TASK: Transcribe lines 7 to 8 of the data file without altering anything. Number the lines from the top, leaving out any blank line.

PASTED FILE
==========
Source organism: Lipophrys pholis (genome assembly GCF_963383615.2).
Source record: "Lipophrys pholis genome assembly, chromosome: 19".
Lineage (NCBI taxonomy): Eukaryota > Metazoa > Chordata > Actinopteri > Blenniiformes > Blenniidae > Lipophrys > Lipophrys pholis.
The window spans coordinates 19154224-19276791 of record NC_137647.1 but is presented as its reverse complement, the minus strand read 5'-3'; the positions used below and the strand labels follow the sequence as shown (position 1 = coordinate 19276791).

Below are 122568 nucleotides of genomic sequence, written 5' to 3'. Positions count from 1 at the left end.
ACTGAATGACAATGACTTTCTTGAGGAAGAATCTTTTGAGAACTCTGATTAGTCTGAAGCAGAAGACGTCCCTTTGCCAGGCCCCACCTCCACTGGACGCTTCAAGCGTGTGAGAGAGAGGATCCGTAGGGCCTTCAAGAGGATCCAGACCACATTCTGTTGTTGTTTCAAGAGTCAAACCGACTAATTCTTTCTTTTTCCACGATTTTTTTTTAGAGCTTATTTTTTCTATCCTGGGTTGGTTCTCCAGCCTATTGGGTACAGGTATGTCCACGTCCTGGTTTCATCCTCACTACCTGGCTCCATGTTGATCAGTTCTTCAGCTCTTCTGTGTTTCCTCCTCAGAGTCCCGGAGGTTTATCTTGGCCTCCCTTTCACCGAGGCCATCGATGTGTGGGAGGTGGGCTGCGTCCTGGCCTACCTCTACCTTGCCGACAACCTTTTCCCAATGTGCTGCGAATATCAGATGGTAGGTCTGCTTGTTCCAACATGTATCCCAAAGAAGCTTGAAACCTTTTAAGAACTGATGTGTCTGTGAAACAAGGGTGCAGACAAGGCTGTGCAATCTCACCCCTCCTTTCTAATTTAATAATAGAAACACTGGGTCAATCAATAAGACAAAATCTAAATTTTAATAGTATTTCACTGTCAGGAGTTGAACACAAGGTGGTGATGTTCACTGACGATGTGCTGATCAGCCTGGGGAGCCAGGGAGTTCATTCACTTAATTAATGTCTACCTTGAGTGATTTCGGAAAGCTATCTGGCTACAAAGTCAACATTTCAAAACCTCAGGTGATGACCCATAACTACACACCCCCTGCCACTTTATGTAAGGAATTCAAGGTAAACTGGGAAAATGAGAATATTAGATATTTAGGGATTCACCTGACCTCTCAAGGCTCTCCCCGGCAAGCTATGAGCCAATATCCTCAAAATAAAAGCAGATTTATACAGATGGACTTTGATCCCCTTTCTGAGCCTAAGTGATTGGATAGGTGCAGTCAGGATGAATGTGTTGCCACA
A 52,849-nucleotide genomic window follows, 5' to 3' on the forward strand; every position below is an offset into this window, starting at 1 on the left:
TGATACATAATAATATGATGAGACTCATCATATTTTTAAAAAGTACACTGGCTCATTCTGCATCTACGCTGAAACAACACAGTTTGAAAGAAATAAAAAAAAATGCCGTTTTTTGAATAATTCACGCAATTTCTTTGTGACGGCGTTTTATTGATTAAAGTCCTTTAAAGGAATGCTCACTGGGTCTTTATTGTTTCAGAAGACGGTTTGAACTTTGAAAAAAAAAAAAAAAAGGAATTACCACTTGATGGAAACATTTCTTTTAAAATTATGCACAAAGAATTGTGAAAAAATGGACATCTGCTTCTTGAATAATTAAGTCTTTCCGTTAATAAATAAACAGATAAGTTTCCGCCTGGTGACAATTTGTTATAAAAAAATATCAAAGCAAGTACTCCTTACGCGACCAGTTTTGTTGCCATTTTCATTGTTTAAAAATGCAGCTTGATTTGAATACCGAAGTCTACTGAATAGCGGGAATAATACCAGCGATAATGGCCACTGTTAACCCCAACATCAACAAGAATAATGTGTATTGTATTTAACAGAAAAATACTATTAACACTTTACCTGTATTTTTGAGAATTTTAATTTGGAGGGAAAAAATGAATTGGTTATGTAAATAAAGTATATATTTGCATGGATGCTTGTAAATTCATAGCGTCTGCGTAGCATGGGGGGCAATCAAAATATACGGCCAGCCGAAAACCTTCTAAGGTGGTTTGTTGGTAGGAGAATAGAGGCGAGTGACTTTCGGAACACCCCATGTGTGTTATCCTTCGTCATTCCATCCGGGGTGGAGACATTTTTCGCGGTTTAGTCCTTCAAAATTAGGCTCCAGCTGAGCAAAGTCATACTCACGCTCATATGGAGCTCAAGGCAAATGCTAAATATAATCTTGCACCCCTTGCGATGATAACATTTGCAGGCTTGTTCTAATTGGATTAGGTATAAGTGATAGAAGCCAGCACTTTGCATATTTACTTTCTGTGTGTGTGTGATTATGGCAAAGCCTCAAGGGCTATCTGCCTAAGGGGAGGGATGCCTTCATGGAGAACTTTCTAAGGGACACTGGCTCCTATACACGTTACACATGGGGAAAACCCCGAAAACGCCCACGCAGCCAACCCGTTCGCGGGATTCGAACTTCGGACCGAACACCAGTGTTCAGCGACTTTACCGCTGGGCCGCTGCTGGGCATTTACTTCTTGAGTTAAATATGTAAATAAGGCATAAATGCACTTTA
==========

A 52,849-nucleotide genomic window follows, 5' to 3' on the forward strand; every position below is an offset into this window, starting at 1 on the left:
TGATACATAATAATATGATGAGACTCATCATATTTTTAAAAAGTACACTGGCTCATTCTGCATCTACGCTGAAACAACACAGTTTGAAAGAAATAAAAAAAAATGCCGTTTTTTGAATAATTCACGCAATTTCTTTGTGACGGCGTTTTATTGATTAAAGTCCTTTAAAGGAATGCTCACTGGGTCTTTATTGTTTCAGAAGACGGTTTGAACTTTGAAAAAAAAAAAAAAAAGGAATTACCACTTGATGGAAACATTTCTTTTAAAATTATGCACAAAGAATTGTGAAAAAATGGACATCTGCTTCTTGAATAATTAAGTCTTTCCGTTAATAAATAAACAGATAAGTTTCCGCCTGGTGACAATTTGTTATAAAAAAATATCAAAGCAAGTACTCCTTACGCGACCAGTTTTGTTGCCATTTTCATTGTTTAAAAATGCAGCTTGATTTGAATACCGAAGTCTACTGAATAGCGGGAATAATACCAGCGATAATGGCCACTGTTAACCCCAACATCAACAAGAATAATGTGTATTGTATTTAACAGAAAAATACTATTAACACTTTACCTGTATTTTTGAGAATTTTAATTTGGAGGGAAAAAATGAATTGGTTATGTAAATAAAGTATATATTTGCATGGATGCTTGTAAATTCATAGCGTCTGCGTAGCATGGGGGGCAATCAAAATATACGGCCAGCCGAAAACCTTCTAAGGTGGTTTGTTGGTAGGAGAATAGAGGCGAGTGACTTTCGGAACACCCCATGTGTGTTATCCTTCGTCATTCCATCCGGGGTGGAGACATTTTTCGCGGTTTAGTCCTTCAAAATTAGGCTCCAGCTGAGCAAAGTCATACTCACGCTCATATGGAGCTCAAGGCAAATGCTAAATATAATCTTGCACCCCTTGCGATGATAACATTTGCAGGCTTGTTCTAATTGGATTAGGTATAAGTGATAGAAGCCAGCACTTTGCATATTTACTTTCTGTGTGTGTGTGATTATGGCAAAGCCTCAAGGGCTATCTGCCTAAGGGGAGGGATGCCTTCATGGAGAACTTTCTAAGGGACACTGGCTCCTATACACGTTACACATGGGGAAAACCCCGAAAACGCCCACGCAGCCAACCCGTTCGCGGGATTCGAACTTCGGACCGAACACCAGTGTTCAGCGACTTTACCGCTGGGCCGCTGCTGGGCATTTACTTCTTGAGTTAAATATGTAAATAAGGCATAAATGCACTTTA